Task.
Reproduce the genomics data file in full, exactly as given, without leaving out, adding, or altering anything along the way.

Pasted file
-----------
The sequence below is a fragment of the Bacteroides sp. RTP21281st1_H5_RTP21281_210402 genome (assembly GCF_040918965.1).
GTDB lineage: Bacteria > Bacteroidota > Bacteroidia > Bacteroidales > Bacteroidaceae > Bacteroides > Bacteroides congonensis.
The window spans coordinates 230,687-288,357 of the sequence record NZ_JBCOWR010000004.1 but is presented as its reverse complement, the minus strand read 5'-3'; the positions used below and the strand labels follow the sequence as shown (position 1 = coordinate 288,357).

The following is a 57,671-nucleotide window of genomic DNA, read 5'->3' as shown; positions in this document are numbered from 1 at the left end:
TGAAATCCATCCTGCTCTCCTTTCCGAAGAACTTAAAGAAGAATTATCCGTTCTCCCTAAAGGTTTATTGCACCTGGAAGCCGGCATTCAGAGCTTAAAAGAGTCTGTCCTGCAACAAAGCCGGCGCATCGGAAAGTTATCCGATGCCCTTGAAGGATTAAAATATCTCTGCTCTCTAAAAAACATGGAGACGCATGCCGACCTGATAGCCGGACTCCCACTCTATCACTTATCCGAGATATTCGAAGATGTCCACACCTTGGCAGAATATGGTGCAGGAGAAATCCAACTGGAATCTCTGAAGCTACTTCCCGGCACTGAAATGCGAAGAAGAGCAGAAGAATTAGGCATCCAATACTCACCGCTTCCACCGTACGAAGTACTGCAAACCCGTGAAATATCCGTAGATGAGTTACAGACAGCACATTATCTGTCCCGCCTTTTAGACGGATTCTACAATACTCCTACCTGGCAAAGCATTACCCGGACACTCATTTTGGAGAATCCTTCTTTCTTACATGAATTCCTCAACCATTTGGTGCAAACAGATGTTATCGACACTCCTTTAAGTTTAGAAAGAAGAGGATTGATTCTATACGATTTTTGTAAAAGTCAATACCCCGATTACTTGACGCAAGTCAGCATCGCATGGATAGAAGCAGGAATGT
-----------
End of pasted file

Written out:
The sequence below is a fragment of the Bacteroides sp. RTP21281st1_H5_RTP21281_210402 genome (assembly GCF_040918965.1).
GTDB lineage: Bacteria > Bacteroidota > Bacteroidia > Bacteroidales > Bacteroidaceae > Bacteroides > Bacteroides congonensis.
The window spans coordinates 230,687-288,357 of the sequence record NZ_JBCOWR010000004.1 but is presented as its reverse complement, the minus strand read 5'-3'; the positions used below and the strand labels follow the sequence as shown (position 1 = coordinate 288,357).

The following is a 57,671-nucleotide window of genomic DNA, read 5'->3' as shown; positions in this document are numbered from 1 at the left end:
TGAAATCCATCCTGCTCTCCTTTCCGAAGAACTTAAAGAAGAATTATCCGTTCTCCCTAAAGGTTTATTGCACCTGGAAGCCGGCATTCAGAGCTTAAAAGAGTCTGTCCTGCAACAAAGCCGGCGCATCGGAAAGTTATCCGATGCCCTTGAAGGATTAAAATATCTCTGCTCTCTAAAAAACATGGAGACGCATGCCGACCTGATAGCCGGACTCCCACTCTATCACTTATCCGAGATATTCGAAGATGTCCACACCTTGGCAGAATATGGTGCAGGAGAAATCCAACTGGAATCTCTGAAGCTACTTCCCGGCACTGAAATGCGAAGAAGAGCAGAAGAATTAGGCATCCAATACTCACCGCTTCCACCGTACGAAGTACTGCAAACCCGTGAAATATCCGTAGATGAGTTACAGACAGCACATTATCTGTCCCGCCTTTTAGACGGATTCTACAATACTCCTACCTGGCAAAGCATTACCCGGACACTCATTTTGGAGAATCCTTCTTTCTTACATGAATTCCTCAACCATTTGGTGCAAACAGATGTTATCGACACTCCTTTAAGTTTAGAAAGAAGAGGATTGATTCTATACGATTTTTGTAAAAGTCAATACCCCGATTACTTGACGCAAGTCAGCATCGCATGGATAGAAGCAGGAATGT